Many of my fond memories are of the post practice gatherings in Kaminoda Sensei’s room at the gasshuku, as we all talked about the Shinto Muso Ryu and any questions we might have from the day’s training, or from some other source. It didn’t matter that we were all in sweats or yukata and ready to relax. If a question came up that required demonstration to adequately answer, Kaminoda Shihan would be up and demonstrating, moving us around the room easily with smooth technique. I was nearly twice his size, and yet Kaminoda Shihan could move me as easily as he did anyone his own size. He enjoyed pointing out our suki, or openings, with a simple amusement and a big smile, especially when one of us thought we were strong enough to resist his technique. We never were.
Kaminoda Shihan wrote several books about Shinto Muso Ryu and it’s related arts. He was unfailingly kind and generous whenever someone asked him to sign one. He never just signed a book. He always took some time to think of something to say, and wrote it in his marvelous calligraphy. I have several of Kaminoda Shihan’s books, and each has a thoughtful and beautiful dedication in the front.
|Book dedication by Kaminoda Shihan Photo Copyright 2015 Peter Boylan|
I remember well going to a gasshuku Kaminoda Shihan was sponsoring, and arriving the night before. When my friends and I arrived, Kamindo Shihan was the only other person there. He took us out to dinner and spent the evening talking with us about all manner of budo. In fact, at every gathering, he was always patient about sharing his ideas and understanding of budo. I don’t always remember the post-training discussions as well as the above dinner. After training we usually had beer and sake to accompany the discussion, and that may have sometimes clouded my memory.
My experiences training with Kaminoda Shihan are all vivid and clear in my memory. His technique was crisp, clean and when he was teaching and training, just difficult enough to make you work to reach the level he was giving you, without being so far above you that you couldn’t get there. That doesn’t mean it was easy or what you would exactly call “fun,” but training with him was an incredible experience that would push you to new levels. I remember the full throated fear that I was not going to be able to keep up with him, with his sword whizzing at my head much faster than I thought it should be. He always kept the speed just within what I could do, nothing I was comfortable with, but a level that I could manage if I dug down deep and found ability I didn’t know I had.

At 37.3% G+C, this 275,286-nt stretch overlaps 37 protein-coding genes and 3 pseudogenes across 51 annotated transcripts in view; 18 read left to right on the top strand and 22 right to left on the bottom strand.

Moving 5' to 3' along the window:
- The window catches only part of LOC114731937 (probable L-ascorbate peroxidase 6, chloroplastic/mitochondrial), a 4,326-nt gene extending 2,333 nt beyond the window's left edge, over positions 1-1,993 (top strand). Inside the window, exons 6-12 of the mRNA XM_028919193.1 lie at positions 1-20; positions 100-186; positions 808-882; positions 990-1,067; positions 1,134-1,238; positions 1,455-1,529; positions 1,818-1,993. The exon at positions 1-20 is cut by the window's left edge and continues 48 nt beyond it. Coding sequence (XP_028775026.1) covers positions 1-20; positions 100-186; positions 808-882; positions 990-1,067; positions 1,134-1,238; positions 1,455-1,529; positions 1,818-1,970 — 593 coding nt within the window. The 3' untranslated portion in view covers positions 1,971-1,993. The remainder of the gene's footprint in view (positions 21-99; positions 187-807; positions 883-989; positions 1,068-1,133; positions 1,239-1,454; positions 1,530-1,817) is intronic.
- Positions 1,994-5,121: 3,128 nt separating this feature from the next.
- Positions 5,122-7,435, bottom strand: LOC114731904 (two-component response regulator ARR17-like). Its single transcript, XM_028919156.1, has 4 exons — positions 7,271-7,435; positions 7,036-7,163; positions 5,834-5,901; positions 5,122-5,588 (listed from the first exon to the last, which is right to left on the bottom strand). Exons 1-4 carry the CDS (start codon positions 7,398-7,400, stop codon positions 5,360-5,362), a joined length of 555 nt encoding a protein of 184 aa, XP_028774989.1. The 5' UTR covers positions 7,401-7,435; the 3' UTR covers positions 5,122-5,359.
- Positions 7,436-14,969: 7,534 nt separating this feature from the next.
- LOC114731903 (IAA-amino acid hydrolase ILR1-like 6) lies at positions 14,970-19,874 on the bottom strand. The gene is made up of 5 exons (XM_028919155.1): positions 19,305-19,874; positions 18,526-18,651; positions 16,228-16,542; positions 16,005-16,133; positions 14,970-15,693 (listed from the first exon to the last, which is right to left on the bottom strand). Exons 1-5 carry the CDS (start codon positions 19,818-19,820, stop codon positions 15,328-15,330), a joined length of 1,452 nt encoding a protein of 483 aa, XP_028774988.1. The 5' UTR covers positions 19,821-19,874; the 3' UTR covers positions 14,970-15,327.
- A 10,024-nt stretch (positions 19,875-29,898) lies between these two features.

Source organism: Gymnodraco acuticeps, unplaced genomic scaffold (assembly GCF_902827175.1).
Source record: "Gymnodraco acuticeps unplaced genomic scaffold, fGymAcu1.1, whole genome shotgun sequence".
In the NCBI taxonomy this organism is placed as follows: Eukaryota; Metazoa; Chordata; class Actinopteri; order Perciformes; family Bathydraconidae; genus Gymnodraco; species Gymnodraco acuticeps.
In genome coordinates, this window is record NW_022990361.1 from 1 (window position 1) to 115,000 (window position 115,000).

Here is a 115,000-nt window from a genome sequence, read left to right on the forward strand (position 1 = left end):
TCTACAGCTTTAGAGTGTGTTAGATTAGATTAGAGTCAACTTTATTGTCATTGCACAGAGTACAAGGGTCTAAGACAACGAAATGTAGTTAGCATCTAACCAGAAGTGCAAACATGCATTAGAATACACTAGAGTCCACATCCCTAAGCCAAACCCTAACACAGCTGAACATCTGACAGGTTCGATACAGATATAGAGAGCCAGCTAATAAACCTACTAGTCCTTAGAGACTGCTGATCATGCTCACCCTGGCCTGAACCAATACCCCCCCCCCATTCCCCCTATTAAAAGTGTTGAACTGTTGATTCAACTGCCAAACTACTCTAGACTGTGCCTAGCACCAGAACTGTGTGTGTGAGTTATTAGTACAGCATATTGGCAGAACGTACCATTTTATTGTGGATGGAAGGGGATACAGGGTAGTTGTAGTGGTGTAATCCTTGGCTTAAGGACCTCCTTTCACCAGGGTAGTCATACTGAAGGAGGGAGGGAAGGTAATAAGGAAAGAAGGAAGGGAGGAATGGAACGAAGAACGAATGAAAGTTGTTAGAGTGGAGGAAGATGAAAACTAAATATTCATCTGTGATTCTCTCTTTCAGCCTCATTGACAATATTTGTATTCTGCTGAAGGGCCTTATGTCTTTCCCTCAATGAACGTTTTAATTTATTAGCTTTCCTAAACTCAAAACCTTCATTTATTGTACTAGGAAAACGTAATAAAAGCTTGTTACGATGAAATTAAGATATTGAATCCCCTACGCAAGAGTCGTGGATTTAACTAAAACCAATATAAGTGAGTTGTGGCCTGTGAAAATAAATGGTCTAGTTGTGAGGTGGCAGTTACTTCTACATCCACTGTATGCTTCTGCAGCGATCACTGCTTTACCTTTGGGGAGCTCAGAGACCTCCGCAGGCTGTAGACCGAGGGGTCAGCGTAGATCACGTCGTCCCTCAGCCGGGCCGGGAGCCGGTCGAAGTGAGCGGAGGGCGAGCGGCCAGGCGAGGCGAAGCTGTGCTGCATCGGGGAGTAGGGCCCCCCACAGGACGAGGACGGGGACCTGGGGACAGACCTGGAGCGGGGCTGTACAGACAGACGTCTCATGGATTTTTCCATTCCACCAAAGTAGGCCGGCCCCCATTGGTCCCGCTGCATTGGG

I only knew Kaminoda Shihan for a small part of his life. He had many accomplishments far greater than sharing a bit of himself with me, but that is what I know, and the part of him I knew. I owe Kaminoda Shihan for all that he shared so freely with me, and for all the times he kicked my butt during training. There was never any thought on his part that I should or could ever repay him, and I always suspected what I now know, that there was never any possibility that I could repay him. The best I can do is to give away what he so freely gave to me, remember him to my students, make sure they know where all the things I give them came from, and let them know that they are part of a grand tradition that includes great men like Kaminoda Tsunemori.
Kaminoda Tsunemori Shihan 1928-2015
Kendo Kyoshi 1965
Jodo Hanshi 1985
Iaido Hanshi 1992
Taihojutsu Jokyu 1966
逮捕術 上級 昭和４１
Kenjuho Jokyu 1966
けん銃法 上級 昭和４１
Kodokan Judo Sandan 1976
講道館 柔道 三段 昭和５１
Fuji Ryu Goshido Nanadan 1984
富士流 護身道 七段 昭和５９
Shinto Kasumi Ryu Kenjutsu Menkyo 1971
神道霞流 剣術 免許 昭和４６
Shinto Muso Ryu Menkyo Kaiden 1972
神道夢想流 免許皆伝 昭和４７
Isshin Ryu Kusarigama Jutsu Menkyo 1978
一心流鎖鎌術 免許 昭和５３
Ikkaku Ryu Jutte Jutsu Menkyo 1978
一角流十手術 免許 昭和５３
Ittatsu Ryu Hojojutsu Menkyo 1978
一達流捕縄術 免許 昭和５３
Uchida Ryu Tanjojutsu Menkyo 1978
内田流短杖術 免許 昭和５３
There is more about Kaminoda Shihan at the Capital Area Jodokai website.